While there is no audible feedback like the loud ring of hitting a steel target, there is instant and obvious visual feedback. This is actually more precise, as many times I know that I hit the steel target, of course, but don’t have any real idea where on the steel target I hit. That isn’t an issue here unless you’ve gone many rounds without resetting (painting). Additionally, the target does physically react with various wobbling and slight rocking movements upon impact.
On that note, the stand that’s included with the kit is simple and stable, and easily disassembles for travel. There’s a large, flat base into which the extension pole (standard 3/4″ threaded pipe) threads, and then the dummy mount part threads onto the top of the pole. The mount is made from 3/8″ AR500 plate and has two spikes that insert into holes molded in the bottom of the dummy. If needed, the base has 1/2″ holes drilled in all four corners so it can be staked down. Quick and easy.
Rubber Dummies can be shot up close and personal. They are true no-ricochet targets as long as you’re keeping it above the metal stand. Or perhaps you’ve eschewed Rubber Dummies’ stand and have made your own from wood or have set him on the ground or something else.
This ability to fire at point blank range allows for realistic self-defense training. The target’s composition and weight means it can be struck with hands, feet, a baton, etc, or even stabbed. It’s pretty dang dense, though, so don’t hurt yourself.
Most importantly, however, is the fact that Rubber Dummies are 3-dimensional. This allows for meaningful training when shooting at oblique angles. The tendency with paper targets is to aim for the X, even if you’re shooting at it from off to the side. However, in an actual self-defense shooting against a person (or animal), putting a bullet into center mass doesn’t mean hitting the sternum. To reach the vital organs from an angle, the target likely has to be hit increasingly more towards its side.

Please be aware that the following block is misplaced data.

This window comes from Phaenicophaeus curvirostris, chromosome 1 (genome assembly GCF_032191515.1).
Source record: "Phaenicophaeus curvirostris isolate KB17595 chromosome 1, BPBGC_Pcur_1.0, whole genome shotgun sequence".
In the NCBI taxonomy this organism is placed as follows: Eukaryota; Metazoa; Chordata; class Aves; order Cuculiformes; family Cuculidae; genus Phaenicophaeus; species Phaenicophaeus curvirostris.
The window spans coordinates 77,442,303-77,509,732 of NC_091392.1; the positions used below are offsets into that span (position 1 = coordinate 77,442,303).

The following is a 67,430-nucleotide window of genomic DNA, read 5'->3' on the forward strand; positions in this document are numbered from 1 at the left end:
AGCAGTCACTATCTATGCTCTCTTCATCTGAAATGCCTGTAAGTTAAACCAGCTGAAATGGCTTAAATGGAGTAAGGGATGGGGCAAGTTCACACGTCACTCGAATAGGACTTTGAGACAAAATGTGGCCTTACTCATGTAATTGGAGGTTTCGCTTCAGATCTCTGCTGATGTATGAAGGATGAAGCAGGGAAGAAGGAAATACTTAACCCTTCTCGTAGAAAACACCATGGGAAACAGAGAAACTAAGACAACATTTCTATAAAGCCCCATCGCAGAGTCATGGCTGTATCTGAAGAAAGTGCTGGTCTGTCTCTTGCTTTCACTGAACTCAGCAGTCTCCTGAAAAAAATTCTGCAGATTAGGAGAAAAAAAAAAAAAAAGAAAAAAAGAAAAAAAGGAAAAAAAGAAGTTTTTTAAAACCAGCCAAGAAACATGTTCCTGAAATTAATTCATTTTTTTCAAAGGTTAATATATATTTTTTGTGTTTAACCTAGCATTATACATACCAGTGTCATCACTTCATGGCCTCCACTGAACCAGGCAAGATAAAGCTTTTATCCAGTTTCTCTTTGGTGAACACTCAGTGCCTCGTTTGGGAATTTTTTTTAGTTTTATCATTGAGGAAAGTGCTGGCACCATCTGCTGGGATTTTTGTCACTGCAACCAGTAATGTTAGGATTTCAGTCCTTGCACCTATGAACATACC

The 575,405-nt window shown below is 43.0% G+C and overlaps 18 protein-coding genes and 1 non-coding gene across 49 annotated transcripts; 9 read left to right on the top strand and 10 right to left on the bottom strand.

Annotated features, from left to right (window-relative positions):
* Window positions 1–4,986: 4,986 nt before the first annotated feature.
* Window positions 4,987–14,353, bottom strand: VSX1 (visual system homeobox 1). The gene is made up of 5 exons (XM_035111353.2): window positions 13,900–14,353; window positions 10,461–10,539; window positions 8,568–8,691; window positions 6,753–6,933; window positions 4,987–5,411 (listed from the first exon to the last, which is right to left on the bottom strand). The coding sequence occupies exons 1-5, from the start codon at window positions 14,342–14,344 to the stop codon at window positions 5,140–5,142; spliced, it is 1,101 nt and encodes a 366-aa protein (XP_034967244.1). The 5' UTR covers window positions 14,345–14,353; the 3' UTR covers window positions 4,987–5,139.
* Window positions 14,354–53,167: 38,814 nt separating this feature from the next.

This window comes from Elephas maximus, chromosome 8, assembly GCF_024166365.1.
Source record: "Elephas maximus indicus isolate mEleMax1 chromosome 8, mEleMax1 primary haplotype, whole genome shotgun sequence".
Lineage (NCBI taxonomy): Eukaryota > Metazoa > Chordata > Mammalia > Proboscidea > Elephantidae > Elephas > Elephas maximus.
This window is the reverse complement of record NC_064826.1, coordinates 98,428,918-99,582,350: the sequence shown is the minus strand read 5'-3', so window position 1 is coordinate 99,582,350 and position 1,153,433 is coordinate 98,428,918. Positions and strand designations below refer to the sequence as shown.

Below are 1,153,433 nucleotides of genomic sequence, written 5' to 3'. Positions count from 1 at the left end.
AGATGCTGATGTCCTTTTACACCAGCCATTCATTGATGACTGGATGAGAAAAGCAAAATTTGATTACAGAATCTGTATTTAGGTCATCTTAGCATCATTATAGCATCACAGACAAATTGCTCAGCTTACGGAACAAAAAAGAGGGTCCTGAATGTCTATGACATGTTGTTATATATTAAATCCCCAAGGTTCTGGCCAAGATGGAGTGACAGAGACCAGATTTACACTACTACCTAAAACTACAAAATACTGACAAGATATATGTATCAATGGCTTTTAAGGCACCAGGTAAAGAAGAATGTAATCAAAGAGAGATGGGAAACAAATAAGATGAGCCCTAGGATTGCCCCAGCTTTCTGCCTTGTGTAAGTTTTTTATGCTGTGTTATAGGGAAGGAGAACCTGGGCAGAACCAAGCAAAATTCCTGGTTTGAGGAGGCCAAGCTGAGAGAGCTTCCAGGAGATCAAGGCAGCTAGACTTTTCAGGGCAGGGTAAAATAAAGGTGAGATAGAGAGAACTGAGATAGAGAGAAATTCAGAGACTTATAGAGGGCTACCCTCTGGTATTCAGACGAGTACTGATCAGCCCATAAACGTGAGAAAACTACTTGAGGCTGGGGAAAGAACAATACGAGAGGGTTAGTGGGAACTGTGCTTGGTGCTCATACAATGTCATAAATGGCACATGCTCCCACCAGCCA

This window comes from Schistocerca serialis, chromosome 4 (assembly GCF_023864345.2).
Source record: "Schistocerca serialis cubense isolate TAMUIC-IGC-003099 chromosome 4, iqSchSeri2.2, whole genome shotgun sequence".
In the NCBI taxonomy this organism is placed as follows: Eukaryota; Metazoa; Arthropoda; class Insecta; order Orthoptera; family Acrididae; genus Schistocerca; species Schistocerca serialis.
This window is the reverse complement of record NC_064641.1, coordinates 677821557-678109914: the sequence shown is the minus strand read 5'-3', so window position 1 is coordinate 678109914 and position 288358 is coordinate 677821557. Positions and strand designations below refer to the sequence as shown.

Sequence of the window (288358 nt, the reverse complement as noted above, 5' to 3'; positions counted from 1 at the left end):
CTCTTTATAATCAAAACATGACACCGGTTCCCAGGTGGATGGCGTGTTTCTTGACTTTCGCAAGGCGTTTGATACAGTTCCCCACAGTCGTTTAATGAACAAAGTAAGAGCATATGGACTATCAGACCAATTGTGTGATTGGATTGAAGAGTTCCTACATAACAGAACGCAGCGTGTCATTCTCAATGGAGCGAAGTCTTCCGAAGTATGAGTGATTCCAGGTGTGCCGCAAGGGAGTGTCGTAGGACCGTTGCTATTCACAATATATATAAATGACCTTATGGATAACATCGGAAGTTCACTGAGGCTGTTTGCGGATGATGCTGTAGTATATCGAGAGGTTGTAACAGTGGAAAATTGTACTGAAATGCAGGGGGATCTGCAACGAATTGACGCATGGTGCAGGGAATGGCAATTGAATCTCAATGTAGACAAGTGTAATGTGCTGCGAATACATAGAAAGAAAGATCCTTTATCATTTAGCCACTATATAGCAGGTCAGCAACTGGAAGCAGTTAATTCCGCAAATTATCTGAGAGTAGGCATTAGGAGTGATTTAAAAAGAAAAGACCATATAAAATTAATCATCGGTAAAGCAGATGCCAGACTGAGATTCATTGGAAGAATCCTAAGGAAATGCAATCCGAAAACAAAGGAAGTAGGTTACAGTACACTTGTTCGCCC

While the Rubber Dummy doesn’t quite have the front-rear depth of a real person, it provides significantly more realism in this regard than any flat target can. I have definitely been appreciating the ability to draw and shoot at the Rubber Dummy from various angles, as it’s likely a facet of my self-defense training that hasn’t been fully fleshed out. So to speak.
Oh, the starter kit comes with “kill shot” packets, which are little baggies filled with red paint (or the like) that can be easily attached to the back of the target with thumb tacks. When hit, they provide a blood spatter effect for further visual confirmation of well-placed hits. I get it, but I didn’t go there.
Rubber Dummies combines all of the best features of various types of target systems into a portable, easy to set up, economical package. The no-ricochet target provides instant, accurate impact feedback that’s easy to reset. While $129.99 for a target isn’t cheap up front, it’s very affordable over a few thousand — up to 5,000 — rounds. It’s a heck of a fun target to shoot at, too, although for fun time on the range I wouldn’t mind something without a face.
Of course there is also definite, meaningful value in training with 3-dimensional, life-sized targets. These would make great additions to self defense courses, shoot houses, and the like. For anyone who owns a firearm(s) for self-defense, the Rubber Dummies are top notch training aids that can be part of all sorts of drills and scenarios.
The $199.99 starter kit is definitely the best deal, as it comes with everything necessary to get shooting — Rubber Dummy target, stand, spray paint, kill shot packets — and shipping is included. Which is saying something because it’s a ~45 lb package. A Rubby Dummy on its own runs $129.99, but shipping is 20 bucks.
Ratings (out of five stars):
Fun Value * * * *
Better if it didn’t have a face. But a reactive, “Shoot N See” type target that works at any range from point blank to the next county is always a good time.
Training Value * * * * *
Top notch for all sorts of tactical and/or self-defense training.
Value Value * * * *
Fairly large up-front investment, but it could end up costing less than paper targets over the course of a few thousand rounds.
Durability * * * *
I’m past 500 rounds through my Rubber Dummy and it looks good as new with the exceptions of the small holes from the 9mm hollow points and .40 S&W flat nose rounds — both of which RubberDummies.com specifically says are the worst things for these targets — and the missing chunks from the handful of .223 rounds that tumbled in the rubber. I’ve seen the 4,000+ round thing corroborated from other sources and I don’t doubt the target is fully capable of that, especially if you’re shooting FMJ ammo in small-ish diameter calibers that don’t tumble prior to exiting the rubber.
Overall * * * *